School Sought Safe Waters in Sending Vessel to Hawaii


Piracy in the Indian Ocean has led many of this country’s dozens of high schools that teach fishing to reroute their lengthy maritime field trips in recent years to seemingly safer waters near Hawaii.

But it was something far more perilous than piracy that doomed the teaching vessel Ehime Maru near Pearl Harbor on Friday, leaving four students, two teachers and three crew members from the Uwajima Marine and Fisheries High School still missing today.

As families, friends and townsfolk gravitated to the school to wait for news and share their hopes for the missing, the community demanded to know how a sophisticated nuclear-powered submarine could surface at precisely the place on the open seas where the school’s boat happened to be.


“They are supposed to watch out when they come up,” said taxi driver Homare Yamada, referring to the Greeneville attack submarine, which collided with the 191-foot trawler half its length and one-twelfth its weight. “I hope the U.S. will investigate how this could possibly have happened.”

It was the question that all of Japan seemed to be contemplating today. Blared a headline in this morning’s Mainichi newspaper: “Mistake in Judgment or Negligence.” An editorial in the Asahi newspaper was titled “Incredible Accident.” Koji Ishiwatari, publisher of the book “The World’s Warships,” was quoted by the Mainichi as saying, “This cutting-edge submarine is designed to detect the enemy as soon as possible--there’s no way it could miss.”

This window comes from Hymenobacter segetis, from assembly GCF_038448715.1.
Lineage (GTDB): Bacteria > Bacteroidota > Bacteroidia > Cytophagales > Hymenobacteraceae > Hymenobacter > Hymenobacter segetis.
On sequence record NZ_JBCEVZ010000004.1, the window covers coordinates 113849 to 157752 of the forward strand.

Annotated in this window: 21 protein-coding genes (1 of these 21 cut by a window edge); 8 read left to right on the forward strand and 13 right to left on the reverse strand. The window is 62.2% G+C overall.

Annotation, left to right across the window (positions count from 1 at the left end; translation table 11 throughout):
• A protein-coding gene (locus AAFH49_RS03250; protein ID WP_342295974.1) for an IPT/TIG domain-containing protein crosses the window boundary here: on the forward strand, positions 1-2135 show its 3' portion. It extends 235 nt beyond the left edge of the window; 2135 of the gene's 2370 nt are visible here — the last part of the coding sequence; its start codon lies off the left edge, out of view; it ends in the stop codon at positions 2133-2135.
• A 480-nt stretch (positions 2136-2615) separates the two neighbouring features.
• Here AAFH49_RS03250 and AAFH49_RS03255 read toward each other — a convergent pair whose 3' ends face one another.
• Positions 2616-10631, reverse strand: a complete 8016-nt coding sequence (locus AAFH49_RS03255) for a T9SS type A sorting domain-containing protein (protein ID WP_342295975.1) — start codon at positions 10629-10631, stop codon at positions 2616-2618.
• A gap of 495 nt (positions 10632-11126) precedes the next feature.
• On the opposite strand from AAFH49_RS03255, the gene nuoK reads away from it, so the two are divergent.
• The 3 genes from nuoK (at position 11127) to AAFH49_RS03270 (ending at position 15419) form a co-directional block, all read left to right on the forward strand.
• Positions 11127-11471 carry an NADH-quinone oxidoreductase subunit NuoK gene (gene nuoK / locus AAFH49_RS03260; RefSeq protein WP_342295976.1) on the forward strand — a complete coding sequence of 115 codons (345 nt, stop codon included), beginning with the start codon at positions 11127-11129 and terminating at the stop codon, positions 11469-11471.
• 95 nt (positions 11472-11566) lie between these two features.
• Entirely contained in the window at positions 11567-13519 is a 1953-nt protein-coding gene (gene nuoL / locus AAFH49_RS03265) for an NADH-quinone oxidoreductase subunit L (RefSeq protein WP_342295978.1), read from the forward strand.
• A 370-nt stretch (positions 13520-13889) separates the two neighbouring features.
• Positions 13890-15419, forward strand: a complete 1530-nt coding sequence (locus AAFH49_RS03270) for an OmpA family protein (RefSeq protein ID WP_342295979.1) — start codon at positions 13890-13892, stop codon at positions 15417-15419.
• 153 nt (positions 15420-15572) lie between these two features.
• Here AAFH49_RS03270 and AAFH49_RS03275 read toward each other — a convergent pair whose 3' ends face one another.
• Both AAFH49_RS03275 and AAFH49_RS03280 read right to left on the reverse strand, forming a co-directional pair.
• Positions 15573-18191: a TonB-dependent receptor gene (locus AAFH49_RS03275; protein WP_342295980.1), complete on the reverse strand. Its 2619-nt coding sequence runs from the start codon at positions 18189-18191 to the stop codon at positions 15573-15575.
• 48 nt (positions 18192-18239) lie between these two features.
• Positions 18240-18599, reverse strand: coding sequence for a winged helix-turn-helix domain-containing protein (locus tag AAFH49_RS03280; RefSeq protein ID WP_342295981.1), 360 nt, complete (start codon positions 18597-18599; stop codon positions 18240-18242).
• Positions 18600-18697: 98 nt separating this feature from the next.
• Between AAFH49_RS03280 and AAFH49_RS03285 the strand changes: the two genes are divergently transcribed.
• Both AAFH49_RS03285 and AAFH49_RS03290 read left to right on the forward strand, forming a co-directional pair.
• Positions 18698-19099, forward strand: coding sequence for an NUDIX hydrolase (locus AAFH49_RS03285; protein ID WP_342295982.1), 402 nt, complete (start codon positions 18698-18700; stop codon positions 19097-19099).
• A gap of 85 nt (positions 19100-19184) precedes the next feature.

Unpopular Prime Minister Yoshiro Mori wasn’t spared criticism either for what some said was a slow response: The Asahi noted that he didn’t interrupt his golf game after being advised of the accident but finished nine holes before returning to Tokyo.

Word of the accident spread quickly around this city of 65,000 shortly after the ship sank off Hawaii about 1:45 p.m. Friday--which was about 8:45 a.m. Japanese time Saturday. Students, parents, local officials and townspeople gathered at the three-story school, which is situated on a gulf that leads to the ocean and is ringed by mountains. They watched television as they waited for word, cheering as they recognized loved ones among the stunned and shivering survivors.

A weary Kei Kogane, who has taught fishing for 22 years, seemed almost in a trance Saturday night. He described his colleague, missing teacher Jun Nakata, 33, as “young, more like a big brother than a teacher to his students.” The other teacher still at sea, Hiroshi Makizawa, 37, is “the quiet type, but has a strong sense of responsibility,” Kogane said.